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Blue-collar rocker still raises a ruckus

John Mellencamp, right, performs on Friday with guitarist Andy York at a sold-out Ruth Eckerd Hall in Clearwater. 

DOUGLAS R. CLIFFORD | Times

John Mellencamp, right, performs on Friday with guitarist Andy York at a sold-out Ruth Eckerd Hall in Clearwater. 

CLEARWATER

John Mellencamp, he of the Wolverine hair and Hoosier swagger, has spent most of his feisty, fruitful life raisin' a ruckus in the mythic populist shadows of Bob Dylan and Bruce Springsteen. He's never been considered quite their caliber of denim laureate, perhaps because he chased MTV fame with a bit more zeal than his fellow blue-collar bards.

But at an intimate — and rowdy — sold-out Ruth Eckerd Hall on Friday, the 59-year-old former Johnny Cougar showed that a late-career uninterest in chasing glory (and his heroes) has freed him to become the artist he has always envisioned — and, ironically, has moved him closer to Bob and the Boss than ever.

With a celeb-packed crowd of 2,183 (including new gal pal Meg Ryan) robustly cheering him on — especially when he uncorked slick James Brown dance moves — the Hall of Famer and his six-piece band slugged tirelessly for more than two hours, unloading rarities, songs from new album No Better Than This and a smattering of hits, many of which were retooled to wild, imaginative degrees. (Jack & Diane as a frisky barn dance? Sure, why not.)

Before the show, Mellencamp showed a beautifully grainy hourlong doc about the making of 2010's No Better Than This, which was recorded in various music Valhallas, including Sun Studios in Memphis. It also set up the rest of the night, as Mellencamp has more interest in his new material — a Dust Bowl swing that cooks, if doesn't exactly fly off store shelves — than in his oldies-but-goodies.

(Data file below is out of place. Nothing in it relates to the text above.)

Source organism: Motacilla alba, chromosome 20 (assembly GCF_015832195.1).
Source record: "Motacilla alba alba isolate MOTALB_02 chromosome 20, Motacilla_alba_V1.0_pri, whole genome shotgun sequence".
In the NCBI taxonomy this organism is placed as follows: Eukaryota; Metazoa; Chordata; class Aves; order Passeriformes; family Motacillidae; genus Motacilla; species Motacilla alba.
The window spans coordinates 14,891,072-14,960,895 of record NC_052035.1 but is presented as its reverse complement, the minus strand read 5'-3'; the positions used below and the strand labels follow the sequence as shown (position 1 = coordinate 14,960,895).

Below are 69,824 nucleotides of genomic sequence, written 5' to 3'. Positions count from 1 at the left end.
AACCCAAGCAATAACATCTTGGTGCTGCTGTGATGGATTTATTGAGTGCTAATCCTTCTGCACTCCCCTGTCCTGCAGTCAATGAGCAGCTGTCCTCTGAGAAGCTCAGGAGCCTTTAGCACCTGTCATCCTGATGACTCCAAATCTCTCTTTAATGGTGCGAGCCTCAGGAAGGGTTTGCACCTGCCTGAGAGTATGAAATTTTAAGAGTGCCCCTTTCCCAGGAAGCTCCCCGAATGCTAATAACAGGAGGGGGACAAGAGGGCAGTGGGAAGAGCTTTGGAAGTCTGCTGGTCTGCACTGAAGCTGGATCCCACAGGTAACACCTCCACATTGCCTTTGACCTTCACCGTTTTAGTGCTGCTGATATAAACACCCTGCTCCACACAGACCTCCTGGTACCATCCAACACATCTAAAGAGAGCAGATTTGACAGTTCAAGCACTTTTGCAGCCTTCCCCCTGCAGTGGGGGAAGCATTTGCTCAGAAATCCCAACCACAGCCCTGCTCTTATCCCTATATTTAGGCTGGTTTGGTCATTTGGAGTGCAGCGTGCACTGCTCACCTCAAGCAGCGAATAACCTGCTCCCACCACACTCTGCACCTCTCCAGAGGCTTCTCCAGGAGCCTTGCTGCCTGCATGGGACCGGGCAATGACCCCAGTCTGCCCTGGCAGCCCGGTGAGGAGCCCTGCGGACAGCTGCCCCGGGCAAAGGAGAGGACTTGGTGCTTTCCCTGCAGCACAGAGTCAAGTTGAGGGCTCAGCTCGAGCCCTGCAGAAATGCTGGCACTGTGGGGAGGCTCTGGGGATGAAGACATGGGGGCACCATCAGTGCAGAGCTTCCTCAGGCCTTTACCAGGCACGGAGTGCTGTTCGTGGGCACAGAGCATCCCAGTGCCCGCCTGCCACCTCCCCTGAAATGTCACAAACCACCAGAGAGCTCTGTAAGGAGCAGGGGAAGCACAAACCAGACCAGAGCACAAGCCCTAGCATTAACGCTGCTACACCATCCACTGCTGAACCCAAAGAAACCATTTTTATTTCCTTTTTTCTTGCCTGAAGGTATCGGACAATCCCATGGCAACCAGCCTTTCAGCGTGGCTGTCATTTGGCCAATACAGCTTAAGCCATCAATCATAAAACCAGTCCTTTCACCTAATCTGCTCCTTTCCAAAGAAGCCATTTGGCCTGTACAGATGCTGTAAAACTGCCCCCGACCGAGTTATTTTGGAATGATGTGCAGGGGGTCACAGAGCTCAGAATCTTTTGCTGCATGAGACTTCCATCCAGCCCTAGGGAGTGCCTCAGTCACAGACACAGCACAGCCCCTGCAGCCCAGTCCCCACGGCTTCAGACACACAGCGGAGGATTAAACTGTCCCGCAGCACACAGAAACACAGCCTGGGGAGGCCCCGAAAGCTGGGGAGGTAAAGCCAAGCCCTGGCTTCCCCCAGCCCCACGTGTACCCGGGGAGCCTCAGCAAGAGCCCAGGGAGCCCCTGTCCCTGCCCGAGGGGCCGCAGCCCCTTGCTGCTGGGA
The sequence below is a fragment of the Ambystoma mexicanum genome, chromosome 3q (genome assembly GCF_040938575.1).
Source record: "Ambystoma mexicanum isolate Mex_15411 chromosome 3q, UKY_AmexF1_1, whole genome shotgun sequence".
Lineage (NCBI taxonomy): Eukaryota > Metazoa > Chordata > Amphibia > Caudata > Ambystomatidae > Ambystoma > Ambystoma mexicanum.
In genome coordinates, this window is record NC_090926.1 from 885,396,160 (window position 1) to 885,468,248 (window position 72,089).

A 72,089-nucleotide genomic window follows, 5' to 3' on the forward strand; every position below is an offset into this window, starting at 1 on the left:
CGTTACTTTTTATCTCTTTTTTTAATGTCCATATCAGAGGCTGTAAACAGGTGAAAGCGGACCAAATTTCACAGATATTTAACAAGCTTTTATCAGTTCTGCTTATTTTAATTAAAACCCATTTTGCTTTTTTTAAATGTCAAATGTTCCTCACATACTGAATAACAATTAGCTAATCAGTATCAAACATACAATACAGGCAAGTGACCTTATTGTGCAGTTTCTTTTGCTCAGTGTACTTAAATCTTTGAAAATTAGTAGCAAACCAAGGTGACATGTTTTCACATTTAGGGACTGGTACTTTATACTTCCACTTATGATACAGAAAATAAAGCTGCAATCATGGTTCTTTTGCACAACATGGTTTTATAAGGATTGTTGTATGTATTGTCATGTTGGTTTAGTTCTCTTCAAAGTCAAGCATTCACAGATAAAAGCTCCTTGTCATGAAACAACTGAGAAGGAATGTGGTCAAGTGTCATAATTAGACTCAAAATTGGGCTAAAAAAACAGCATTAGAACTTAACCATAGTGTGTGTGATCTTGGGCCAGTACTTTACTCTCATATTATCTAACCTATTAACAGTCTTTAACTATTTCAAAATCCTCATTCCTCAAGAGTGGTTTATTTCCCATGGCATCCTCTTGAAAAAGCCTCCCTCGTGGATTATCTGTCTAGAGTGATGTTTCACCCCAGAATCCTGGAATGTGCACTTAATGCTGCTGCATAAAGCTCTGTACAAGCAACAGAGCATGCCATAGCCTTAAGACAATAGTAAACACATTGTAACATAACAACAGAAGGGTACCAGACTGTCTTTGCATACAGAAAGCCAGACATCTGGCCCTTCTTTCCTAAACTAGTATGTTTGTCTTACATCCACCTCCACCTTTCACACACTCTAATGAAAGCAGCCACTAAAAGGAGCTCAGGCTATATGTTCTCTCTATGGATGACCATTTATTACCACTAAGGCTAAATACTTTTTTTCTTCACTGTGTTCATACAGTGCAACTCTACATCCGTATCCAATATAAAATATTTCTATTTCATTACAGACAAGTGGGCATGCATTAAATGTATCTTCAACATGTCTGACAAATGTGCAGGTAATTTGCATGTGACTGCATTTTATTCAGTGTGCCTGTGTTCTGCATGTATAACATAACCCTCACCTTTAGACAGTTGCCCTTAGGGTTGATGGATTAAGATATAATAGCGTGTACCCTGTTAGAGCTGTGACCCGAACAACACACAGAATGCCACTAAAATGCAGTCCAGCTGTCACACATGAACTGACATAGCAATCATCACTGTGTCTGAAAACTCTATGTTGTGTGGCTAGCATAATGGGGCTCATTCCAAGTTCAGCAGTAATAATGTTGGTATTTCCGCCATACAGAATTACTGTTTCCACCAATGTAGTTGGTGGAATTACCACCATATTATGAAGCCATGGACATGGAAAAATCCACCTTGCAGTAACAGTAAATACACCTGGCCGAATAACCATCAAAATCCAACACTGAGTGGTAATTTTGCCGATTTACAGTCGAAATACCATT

"I really don't give a (bleep) about the past," he laughed at one point. "I'm always looking forward."

Switching from semi-unplugged to acoustic to a cappella (Cherry Bomb) to a thunderous electric finale — and tossing in stories, including one about his grandma ushering him to heaven a bit too early — Mellencamp was energetic but artful, which didn't always go over with fans. The throngs were downright rude at times, including a numbskullian "yeow!" frenzy when he tried to play the lovely Save Some Time to Dream.

But Ryan must be doing wonders for Mellencamp's infamous temper because instead of skinning the folks for making a racket, he said, "If you're waiting for a song, just be patient. It'll probably come up."

And it did — sort of.

Small Town was delivered via man and his guitar; no offense to the booming classic, but it was always meant to be a pensive soliloquy. Rain on the Scarecrow, on the other hand, was jacked to defibrillating levels, a massive plea for farmers that bordered on civil disobedience.

Mellencamp finished with Pink Houses and R.O.C.K. in the U.S.A., crowd-pleasing nods to those who were patient through the new stuff. He's often said he considers them to be "silly" songs, but he can't resist. Hey, he might never write like Dylan or Springsteen — but at least he's a better dancer.

Sean Daly can be reached at sdaly@sptimes.com or (727) 893-8467. His Pop Life blog is at tampabay.com/blogs/poplife.

Blue-collar rocker still raises a ruckus 03/04/11 [Last modified: Friday, March 4, 2011 11:35pm]

    

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